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Lear, Tobias (1762-1816) to Buchan, the Earl of Erskine re: a portrait of President George Washington by Trumbull and American neutrality.

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Gilder Lehrman Collection #: GLC02794.036 Author/Creator: Lear, Tobias (1762-1816) Place Written: Liverpool, England Type: Autograph letter signed Date: 1794/02/23 Pagination: 3 p. + docket 23.5 x 19.5 cm

Summary of Content: Buchan, the Earl of Erskine, an English liberal in Edinburgh, Scotland, writes: "I am much pleased to find that the Portrait of our great good Washington meets your Lordship's approbation [. . . .] There is now with Mr. [Benjamin] West in London (lately sent over) a full length painting of the Rendering by Trumbull, which is perhaps the best ever taken of him-- and an engraving is to be made from it." "I find a pretty general apprehension occasion in this Country by the military preparations making in the U.S. as tending of a rupture with this Kingdom; but sure I am that the only object of such preparations is to enable the U.S. to preserve with dignity & energy that System of neutrality which they have adopted." A draft was kept by Lear.

Full Transcript: Liverpool Feby 23rd: 1794
My Lord,
I have the honor to acknowledge the receipt of your lordship's [inserted: acceptable favors] of the 4 and 11. of the present month.- The first came ...to my hands just as I was leaving London, and the latter was forwarded to this place where I desire all letters for me to be sent - until I might direct otherwise.
I could not find the Busts in London which your Lordship [struck: was] is desirous of obtaining to be placed in your Hall at the Abbey; but I shall assuredly take upon myself the pleasure of getting them for you if they are to be had in America, or elsewhere within my knowledge.-
I am much pleased to find that the portrait of our great and good Washington meets your Lordship's approbation.- I have seen the print which is now sold in London, and altho' I think it a very strong likeness of the President, yet it has not done him justice in pains of character.- There is now with Mr. West in London (lately sent over) a full length [struck: likeness portrait] [inserted: painting] of the President by Trumbull, which is perhaps the best ever taken of him - and an engraving is to be made from it. This will be an object worth your Lordship's attention, and thereupon you may be furnished with an excellent [2] print. How long it may be before the plate will be ready is more than I can say; but I think no time will be lost in finishing it. If I can be serviceable to your Lordship in getting one of these [struck: you] I need not say how much pleasure it will give me [struck: in doing it] to do it.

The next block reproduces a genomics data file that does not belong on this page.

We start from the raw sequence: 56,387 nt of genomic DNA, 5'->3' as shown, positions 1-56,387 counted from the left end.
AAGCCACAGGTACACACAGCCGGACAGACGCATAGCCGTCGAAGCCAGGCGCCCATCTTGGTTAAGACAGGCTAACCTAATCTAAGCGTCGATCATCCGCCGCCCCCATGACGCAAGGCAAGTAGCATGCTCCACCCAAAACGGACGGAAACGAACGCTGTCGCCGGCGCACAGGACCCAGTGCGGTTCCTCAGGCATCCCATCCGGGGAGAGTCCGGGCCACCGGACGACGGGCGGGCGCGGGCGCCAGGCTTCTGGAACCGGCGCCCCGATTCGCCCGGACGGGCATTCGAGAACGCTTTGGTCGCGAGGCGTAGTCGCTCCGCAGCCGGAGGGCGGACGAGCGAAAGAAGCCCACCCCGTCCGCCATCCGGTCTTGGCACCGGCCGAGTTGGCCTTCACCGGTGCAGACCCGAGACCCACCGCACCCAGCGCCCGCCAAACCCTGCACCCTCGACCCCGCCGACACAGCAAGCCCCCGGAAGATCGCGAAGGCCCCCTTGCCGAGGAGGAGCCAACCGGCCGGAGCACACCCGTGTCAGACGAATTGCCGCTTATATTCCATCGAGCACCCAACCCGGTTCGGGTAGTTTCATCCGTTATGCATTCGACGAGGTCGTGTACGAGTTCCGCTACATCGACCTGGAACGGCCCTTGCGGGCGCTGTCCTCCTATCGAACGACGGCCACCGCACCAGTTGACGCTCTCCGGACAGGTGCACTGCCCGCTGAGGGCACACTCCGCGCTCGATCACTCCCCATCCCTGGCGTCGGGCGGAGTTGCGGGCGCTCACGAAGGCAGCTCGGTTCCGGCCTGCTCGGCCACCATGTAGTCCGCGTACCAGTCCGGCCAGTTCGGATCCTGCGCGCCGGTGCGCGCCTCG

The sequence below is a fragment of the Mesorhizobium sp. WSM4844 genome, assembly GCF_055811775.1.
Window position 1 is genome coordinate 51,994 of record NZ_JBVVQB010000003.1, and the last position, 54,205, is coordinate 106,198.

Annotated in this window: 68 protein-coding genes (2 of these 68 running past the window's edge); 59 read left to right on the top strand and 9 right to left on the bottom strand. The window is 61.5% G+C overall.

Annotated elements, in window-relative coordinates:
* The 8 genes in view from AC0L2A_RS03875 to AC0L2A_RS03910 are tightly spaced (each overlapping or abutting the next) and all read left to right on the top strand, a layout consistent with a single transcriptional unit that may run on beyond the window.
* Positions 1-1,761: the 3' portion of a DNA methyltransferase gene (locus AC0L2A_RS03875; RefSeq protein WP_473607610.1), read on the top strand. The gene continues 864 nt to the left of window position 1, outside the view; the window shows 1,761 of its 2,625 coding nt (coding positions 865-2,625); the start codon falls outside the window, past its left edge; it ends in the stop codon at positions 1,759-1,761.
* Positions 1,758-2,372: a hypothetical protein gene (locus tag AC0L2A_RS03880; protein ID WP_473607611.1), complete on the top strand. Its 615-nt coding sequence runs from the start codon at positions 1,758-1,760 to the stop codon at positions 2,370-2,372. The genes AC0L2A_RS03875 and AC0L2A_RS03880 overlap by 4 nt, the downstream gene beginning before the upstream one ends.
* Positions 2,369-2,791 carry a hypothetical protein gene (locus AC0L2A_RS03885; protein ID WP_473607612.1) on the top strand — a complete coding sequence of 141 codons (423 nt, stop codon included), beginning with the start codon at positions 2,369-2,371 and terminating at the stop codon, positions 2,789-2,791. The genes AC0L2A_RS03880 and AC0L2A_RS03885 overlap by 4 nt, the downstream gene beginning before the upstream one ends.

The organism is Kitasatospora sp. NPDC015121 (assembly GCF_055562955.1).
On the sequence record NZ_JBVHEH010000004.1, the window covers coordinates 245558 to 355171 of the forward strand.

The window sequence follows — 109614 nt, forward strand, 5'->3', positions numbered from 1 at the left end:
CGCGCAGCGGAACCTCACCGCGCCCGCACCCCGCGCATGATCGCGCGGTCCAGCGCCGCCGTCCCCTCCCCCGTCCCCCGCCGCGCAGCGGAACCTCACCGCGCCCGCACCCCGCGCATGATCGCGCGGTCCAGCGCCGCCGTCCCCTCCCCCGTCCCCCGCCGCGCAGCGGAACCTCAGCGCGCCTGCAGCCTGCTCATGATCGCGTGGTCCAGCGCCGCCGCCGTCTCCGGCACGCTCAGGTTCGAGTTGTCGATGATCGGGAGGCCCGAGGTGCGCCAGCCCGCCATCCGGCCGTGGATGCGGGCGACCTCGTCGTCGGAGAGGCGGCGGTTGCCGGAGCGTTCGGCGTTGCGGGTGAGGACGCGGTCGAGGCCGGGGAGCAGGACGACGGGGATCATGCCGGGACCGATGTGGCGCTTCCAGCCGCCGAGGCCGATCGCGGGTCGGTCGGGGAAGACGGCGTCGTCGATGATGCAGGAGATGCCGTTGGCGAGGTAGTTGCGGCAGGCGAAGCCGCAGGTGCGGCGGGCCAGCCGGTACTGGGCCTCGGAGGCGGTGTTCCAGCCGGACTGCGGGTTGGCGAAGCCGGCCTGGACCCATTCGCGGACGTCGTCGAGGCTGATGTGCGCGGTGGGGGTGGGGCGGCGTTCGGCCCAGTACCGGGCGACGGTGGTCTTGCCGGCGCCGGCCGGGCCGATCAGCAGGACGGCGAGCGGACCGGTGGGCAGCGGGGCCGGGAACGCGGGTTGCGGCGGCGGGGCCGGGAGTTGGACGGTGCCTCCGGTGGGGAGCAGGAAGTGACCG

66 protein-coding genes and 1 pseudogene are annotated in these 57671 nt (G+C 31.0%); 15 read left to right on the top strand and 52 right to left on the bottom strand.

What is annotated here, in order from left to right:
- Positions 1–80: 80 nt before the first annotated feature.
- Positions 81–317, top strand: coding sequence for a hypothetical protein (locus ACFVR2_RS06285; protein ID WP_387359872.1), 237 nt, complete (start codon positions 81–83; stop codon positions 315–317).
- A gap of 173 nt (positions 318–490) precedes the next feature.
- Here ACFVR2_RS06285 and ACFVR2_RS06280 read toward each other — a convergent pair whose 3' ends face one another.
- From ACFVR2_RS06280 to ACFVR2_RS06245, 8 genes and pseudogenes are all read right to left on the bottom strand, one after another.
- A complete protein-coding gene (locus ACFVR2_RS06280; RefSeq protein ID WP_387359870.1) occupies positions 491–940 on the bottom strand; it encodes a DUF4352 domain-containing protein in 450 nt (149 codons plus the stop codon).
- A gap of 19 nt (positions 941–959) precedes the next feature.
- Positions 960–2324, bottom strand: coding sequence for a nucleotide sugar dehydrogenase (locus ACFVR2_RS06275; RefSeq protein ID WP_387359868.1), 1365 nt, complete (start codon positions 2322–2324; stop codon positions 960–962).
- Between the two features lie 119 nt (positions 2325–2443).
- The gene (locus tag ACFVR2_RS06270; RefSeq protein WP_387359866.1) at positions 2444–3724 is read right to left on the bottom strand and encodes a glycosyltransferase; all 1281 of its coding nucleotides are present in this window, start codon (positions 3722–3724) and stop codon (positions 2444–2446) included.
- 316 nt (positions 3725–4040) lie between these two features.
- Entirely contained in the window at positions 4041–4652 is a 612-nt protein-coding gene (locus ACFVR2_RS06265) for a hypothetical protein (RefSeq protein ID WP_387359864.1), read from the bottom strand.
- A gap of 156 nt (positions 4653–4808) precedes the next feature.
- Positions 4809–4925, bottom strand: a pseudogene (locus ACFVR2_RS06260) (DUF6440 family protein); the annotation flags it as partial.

I find I shall not be in Edinburgh so soon as expected - and [struck: I think] [inserted: indeed] it is not certain at this moment whether [struck: I] my business will call me there at all before I leave the kingdom. If it should I shall not fail to pay my respects to your Lordship while in that quarter.
It is my present intention to make a shipment to my home from this Kingdom some time in April;- and from all the information I have hitherto collected, this Port seems to present itself as the most favorable for making shipments to America from the most effective manufactures of. [struck: illegible] After tarrying here a few days to obtain [inserted: on the ship] more particular information on this Subject, I shall if I find it proper to ship from there, visit the manufacturers of Yorkshire - and other ports to take measures for having goods forwarded to this place.- And I beg your Lordship to be assured of [illegible] which I have of your goodness in permitting me to use your name [struck: where I may find] in supporting my errand into this country.
I find a pretty genuine apprehension occasions in this Country by the military preparations making in the U.S. as tending to a rupture with this Kingdom; and [sure] I am that the only object of such preparations is [3] to enable the U.S. to preserve with dignity & energy that System of neutrality which they have drafted.- They will not become a party in the present war unless there to in defense of rights which they cannot give up. And I am particularly happy to find that the sentiments of candid & liberal men here, so far as I have had an opportunity of knowing them, are coincident with those of your Lordship-
I think with you that the more free & intimate the communication is between the two countries the more [struck: illegible] it will [illegible] to a right understanding between them and the greater will they mutual advantages-
Begging that my best respects & wishes may be made acceptable to Lady Buchan and my other amiable friends at Dryburgh Abbey.

I have the honor to be, with
my great respect
my lord
Your Lordship
Most obliged & ob.t
T.E.

[address leaf]
To
The Earl of Buchan
28 Feby 1794

See More

People: Lear, Tobias, 1762-1816

Historical Era: The New Nation, 1783-1815

Subjects: PresidentArt, Music, Theater, and FilmMilitary HistoryGlobal History and US Foreign PolicyGlobal History and US Foreign PolicyNeutrality

Sub Era: The Early Republic

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